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This question already has an answer here:

I would like to first inform you that I am being vague with specifics intentionally to protect myself, as I am aware that some of my coworkers browse Workplace Stack.

My superior often goes to one of my coworkers, a man who has been in the field for very many years, for a second opinion on various technical issues. It is almost always the case that his opinion determines my superior's decision, as my superior is not very familiar with this field. Part of my job is to identify errors/inefficiency and flag them accordingly.

I raised a problem to my superior and naturally they approached my coworker, who felt it to be not problematic because X reasons. But I feel I must first provide some context for your understanding.

The field that I work in is constantly changing, and although my coworker has been in the field for several years, I feel that sometimes his opinions are based on experiences from many years ago that may not be so relevant nowadays. I have been in the field for about 5 years and am a lot more 'fresh' than he is, and I keep up to date in the field much more regularly than he does, as another part of my job is to be very up-to-date in this field. His job is slightly different and does not require this.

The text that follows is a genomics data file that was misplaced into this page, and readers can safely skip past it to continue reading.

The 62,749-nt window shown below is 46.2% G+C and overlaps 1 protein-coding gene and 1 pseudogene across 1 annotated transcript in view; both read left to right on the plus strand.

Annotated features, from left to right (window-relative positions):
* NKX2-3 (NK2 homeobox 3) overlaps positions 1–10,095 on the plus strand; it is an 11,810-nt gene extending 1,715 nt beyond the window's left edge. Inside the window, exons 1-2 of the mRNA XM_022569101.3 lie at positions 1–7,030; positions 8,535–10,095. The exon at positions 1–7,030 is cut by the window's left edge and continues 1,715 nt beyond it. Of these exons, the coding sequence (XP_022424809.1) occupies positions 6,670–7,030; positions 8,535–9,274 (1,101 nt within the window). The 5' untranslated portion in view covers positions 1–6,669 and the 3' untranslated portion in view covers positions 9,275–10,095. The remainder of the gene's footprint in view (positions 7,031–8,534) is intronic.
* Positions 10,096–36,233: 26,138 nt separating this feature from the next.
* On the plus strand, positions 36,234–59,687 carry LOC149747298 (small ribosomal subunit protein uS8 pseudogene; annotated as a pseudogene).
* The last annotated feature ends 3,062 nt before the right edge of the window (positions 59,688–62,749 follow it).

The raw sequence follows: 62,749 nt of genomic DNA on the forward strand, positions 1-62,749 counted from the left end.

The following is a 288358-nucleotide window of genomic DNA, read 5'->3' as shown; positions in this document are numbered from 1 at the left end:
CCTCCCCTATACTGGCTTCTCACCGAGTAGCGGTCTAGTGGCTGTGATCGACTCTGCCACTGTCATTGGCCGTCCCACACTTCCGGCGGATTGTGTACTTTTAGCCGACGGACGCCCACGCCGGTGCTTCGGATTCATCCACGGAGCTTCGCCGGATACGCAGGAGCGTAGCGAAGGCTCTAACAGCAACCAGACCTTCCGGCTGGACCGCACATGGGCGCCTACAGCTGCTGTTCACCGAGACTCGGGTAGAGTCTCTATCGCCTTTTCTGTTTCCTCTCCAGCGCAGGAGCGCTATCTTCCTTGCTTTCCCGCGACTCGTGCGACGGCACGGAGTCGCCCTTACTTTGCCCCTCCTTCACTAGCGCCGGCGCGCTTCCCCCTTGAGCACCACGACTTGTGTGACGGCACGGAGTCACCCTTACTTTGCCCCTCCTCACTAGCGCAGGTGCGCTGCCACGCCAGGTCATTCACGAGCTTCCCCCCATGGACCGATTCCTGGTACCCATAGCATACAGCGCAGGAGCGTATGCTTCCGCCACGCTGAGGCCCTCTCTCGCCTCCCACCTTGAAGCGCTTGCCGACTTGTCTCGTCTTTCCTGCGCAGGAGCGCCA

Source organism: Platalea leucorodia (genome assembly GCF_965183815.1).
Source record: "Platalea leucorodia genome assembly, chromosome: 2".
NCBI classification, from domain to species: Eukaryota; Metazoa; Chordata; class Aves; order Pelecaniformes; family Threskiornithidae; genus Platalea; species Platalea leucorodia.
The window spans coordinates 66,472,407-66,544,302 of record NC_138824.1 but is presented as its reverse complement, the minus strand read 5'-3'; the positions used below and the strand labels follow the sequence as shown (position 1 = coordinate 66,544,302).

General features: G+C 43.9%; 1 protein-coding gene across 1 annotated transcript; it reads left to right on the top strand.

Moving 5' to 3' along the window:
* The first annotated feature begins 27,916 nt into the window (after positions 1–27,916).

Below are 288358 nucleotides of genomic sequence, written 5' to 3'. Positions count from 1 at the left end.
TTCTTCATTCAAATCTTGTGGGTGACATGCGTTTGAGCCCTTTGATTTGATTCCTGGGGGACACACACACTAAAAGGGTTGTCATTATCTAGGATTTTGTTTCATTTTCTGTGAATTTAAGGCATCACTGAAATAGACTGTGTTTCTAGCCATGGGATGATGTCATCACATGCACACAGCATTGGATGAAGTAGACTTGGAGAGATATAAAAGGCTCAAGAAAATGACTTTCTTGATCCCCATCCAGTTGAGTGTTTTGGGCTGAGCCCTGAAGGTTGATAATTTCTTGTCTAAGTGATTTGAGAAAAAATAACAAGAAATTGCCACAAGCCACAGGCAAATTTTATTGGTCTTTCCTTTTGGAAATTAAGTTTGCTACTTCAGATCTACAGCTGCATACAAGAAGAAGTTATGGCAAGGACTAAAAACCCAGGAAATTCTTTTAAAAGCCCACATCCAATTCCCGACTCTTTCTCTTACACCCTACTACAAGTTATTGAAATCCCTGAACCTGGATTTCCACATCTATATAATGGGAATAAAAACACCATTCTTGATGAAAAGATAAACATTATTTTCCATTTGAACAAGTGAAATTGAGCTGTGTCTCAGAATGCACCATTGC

Because of this, I know irrefutably that the issue I flagged IS a problem, and have hard evidence that the reasons that my coworker provided are no longer valid nowadays, but used to be the case maybe 10-15 years ago.

My superior dismissed my flagging with a 'my decision is final' tone, which I was not too pleased with, considering the fact that I know that he is making the wrong decision.

Whilst this problem is not company-crippling by any means, it would damage the reputation of the company over time if left unchecked, as it'll make us look outdated.

Should I raise this with my superior, providing the evidence that I have of my coworker's input being outdated, despite him giving me a clear 'my decision is final' tone?

I am not too good with dealing with workplace politics because I tend to be blunt in my responses, so please feel free to critique what I am thinking of sending my superior (roughly).

Hi name,

I understand that coworker is highly experienced in the field, and respect that. However, his reasons for this being a non-problem are no longer valid, though they would have been many years ago. I've attached below a document that demonstrates how this is the case.

Your decision is of course final, but as a loyal employee of this company, I would want for company decisions to be as well-informed as possible before coming to a final decision.

Regards,

Me.

marked as duplicate by Stephan Kolassa, Dawny33, gnat, Chris E, The Wandering Dev Manager Jan 27 '16 at 15:41

This question has been asked before and already has an answer. If those answers do not fully address your question, please ask a new question.

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Your manager is the one responsible for the project. You completed your task by telling him that there may be a problem. If he has a different opinion, that should be fine with you.